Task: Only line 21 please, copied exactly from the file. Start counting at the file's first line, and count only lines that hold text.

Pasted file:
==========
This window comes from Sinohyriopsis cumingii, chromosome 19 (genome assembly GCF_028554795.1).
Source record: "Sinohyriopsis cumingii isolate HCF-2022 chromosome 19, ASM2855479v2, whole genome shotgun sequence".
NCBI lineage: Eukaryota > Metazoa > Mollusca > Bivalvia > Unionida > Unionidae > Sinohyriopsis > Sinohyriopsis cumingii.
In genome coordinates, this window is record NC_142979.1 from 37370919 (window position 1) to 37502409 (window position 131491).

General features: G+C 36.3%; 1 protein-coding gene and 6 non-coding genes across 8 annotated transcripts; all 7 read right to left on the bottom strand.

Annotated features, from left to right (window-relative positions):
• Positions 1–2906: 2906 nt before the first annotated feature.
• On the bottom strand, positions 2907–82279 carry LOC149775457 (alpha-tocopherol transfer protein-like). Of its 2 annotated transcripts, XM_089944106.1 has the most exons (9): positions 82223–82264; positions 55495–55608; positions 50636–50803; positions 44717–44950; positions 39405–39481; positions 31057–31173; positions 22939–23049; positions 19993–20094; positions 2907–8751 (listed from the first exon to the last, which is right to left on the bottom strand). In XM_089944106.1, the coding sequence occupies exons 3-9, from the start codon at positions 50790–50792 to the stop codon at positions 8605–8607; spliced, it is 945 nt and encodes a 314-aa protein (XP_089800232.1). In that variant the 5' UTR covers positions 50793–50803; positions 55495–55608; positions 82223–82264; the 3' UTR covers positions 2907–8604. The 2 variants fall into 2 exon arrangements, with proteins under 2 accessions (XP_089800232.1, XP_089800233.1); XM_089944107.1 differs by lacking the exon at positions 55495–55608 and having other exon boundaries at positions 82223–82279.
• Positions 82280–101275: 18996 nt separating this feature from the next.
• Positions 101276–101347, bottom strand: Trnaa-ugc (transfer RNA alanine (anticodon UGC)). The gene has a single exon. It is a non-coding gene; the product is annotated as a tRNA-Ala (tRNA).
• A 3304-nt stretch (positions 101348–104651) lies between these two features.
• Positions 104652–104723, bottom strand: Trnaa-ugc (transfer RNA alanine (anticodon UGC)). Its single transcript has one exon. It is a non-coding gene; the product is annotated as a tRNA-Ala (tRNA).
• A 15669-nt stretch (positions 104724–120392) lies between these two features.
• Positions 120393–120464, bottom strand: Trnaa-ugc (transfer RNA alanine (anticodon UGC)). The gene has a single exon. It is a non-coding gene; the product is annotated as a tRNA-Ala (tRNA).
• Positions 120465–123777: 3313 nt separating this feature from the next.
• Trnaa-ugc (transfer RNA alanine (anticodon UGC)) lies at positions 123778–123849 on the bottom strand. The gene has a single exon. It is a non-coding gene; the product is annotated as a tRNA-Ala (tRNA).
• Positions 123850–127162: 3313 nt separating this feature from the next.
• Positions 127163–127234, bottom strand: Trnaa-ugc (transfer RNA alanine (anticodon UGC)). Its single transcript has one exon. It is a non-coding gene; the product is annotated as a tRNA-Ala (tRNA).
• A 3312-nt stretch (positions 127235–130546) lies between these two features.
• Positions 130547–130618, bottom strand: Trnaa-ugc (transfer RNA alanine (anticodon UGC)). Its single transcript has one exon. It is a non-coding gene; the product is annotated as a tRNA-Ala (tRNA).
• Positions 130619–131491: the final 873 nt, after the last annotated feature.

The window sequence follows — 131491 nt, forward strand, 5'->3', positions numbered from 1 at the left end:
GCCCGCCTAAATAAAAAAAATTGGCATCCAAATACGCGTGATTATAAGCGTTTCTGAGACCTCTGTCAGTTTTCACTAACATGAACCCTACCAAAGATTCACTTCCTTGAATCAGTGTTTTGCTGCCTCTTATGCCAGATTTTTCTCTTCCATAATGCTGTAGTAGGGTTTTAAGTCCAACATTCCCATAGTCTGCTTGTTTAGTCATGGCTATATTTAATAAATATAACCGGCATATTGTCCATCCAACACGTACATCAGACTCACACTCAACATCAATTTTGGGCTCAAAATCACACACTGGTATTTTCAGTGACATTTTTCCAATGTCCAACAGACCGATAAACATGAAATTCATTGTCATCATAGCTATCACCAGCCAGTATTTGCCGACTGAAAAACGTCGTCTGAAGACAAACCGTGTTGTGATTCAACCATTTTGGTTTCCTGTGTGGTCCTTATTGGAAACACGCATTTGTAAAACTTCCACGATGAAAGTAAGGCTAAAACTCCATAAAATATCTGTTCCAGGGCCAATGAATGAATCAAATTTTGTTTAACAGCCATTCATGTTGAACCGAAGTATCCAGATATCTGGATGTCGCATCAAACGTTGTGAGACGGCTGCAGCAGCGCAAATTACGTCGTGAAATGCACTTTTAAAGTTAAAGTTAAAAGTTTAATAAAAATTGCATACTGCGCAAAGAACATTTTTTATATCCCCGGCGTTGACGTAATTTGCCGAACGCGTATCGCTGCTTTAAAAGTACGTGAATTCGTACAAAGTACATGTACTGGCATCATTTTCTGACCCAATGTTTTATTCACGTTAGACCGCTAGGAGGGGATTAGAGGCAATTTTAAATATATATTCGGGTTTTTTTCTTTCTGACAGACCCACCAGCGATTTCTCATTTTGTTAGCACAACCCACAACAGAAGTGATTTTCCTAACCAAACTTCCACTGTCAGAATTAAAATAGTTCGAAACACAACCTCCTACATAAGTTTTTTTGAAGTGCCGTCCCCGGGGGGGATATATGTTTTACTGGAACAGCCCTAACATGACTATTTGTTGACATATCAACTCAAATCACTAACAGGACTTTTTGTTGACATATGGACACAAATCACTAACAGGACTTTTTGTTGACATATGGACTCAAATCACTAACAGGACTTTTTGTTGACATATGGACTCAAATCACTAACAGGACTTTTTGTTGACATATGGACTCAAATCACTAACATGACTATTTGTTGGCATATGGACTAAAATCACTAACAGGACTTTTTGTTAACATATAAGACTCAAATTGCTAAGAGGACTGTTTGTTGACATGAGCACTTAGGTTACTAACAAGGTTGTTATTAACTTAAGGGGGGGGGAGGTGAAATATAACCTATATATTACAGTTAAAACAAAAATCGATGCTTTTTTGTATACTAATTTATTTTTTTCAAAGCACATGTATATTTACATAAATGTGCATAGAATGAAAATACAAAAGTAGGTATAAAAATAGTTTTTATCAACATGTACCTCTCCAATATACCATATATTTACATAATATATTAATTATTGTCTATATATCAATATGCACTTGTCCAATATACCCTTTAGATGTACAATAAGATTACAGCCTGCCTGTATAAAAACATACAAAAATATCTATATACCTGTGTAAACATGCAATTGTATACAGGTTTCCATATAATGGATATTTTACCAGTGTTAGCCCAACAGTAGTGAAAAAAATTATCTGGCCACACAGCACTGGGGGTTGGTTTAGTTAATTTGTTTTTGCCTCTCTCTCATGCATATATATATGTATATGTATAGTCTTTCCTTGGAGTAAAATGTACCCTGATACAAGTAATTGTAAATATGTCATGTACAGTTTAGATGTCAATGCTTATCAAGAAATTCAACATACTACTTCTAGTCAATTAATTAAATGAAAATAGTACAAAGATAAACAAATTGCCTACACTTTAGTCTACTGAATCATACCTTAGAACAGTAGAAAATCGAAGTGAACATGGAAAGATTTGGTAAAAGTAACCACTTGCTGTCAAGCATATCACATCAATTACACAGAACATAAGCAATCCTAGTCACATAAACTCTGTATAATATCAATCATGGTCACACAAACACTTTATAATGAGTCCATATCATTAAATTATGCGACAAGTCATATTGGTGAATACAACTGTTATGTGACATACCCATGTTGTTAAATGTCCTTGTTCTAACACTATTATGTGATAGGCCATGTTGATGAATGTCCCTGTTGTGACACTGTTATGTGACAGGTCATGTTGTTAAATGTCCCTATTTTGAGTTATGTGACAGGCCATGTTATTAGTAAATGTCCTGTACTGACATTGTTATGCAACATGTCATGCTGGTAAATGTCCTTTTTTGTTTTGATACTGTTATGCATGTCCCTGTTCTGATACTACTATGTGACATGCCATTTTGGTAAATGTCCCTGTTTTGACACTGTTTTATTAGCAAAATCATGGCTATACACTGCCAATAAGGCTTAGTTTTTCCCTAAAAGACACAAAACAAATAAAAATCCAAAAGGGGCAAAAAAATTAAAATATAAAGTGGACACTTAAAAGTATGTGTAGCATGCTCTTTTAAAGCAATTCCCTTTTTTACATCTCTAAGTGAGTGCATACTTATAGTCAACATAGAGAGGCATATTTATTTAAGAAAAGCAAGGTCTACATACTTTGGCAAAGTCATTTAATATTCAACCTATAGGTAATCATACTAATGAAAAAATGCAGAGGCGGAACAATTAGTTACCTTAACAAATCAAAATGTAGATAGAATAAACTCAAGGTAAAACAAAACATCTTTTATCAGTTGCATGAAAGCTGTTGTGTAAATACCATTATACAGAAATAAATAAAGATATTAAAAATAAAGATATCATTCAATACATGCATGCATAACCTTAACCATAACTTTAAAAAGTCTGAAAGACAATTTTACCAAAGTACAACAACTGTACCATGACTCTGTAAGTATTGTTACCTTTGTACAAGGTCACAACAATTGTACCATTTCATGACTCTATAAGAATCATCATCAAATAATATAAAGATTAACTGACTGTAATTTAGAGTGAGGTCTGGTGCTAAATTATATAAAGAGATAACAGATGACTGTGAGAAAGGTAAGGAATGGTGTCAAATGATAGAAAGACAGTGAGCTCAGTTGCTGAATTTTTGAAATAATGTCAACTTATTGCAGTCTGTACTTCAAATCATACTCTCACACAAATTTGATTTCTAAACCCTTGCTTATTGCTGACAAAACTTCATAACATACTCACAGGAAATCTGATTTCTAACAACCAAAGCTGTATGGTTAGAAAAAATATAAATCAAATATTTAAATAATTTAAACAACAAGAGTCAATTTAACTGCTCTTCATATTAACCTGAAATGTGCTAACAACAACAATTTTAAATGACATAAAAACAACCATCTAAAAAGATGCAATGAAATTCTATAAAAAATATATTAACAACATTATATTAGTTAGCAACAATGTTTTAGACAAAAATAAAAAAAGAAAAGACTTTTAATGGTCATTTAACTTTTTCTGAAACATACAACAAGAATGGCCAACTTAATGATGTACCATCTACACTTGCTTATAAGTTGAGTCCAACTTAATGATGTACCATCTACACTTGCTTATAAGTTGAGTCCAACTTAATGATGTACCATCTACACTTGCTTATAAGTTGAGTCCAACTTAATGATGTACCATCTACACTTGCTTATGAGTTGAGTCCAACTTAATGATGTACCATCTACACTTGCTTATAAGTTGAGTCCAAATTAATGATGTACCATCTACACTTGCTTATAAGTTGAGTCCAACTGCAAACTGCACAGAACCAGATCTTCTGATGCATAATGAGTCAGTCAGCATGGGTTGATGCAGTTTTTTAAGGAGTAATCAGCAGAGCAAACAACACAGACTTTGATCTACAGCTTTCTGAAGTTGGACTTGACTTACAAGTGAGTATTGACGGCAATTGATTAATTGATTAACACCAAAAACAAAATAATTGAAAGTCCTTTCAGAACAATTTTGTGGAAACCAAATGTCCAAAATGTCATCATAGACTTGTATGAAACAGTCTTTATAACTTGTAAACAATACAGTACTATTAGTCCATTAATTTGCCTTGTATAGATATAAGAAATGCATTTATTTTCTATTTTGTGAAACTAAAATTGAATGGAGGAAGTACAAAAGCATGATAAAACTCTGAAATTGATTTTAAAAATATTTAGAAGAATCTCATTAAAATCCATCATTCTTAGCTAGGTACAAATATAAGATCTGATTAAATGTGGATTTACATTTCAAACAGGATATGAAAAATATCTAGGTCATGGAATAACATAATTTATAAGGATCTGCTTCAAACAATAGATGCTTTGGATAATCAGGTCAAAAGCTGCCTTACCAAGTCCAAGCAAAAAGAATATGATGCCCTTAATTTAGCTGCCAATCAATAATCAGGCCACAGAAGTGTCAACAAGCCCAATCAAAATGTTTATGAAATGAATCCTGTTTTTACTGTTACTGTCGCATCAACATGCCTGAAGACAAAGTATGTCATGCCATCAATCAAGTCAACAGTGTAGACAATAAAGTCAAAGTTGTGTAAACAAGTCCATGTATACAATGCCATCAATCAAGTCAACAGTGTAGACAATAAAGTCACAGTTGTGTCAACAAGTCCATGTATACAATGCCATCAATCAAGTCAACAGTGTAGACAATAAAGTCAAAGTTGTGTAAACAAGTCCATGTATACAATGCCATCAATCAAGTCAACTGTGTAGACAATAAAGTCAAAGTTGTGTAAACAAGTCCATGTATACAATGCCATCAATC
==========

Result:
• Positions 130619–131491: the final 873 nt, after the last annotated feature.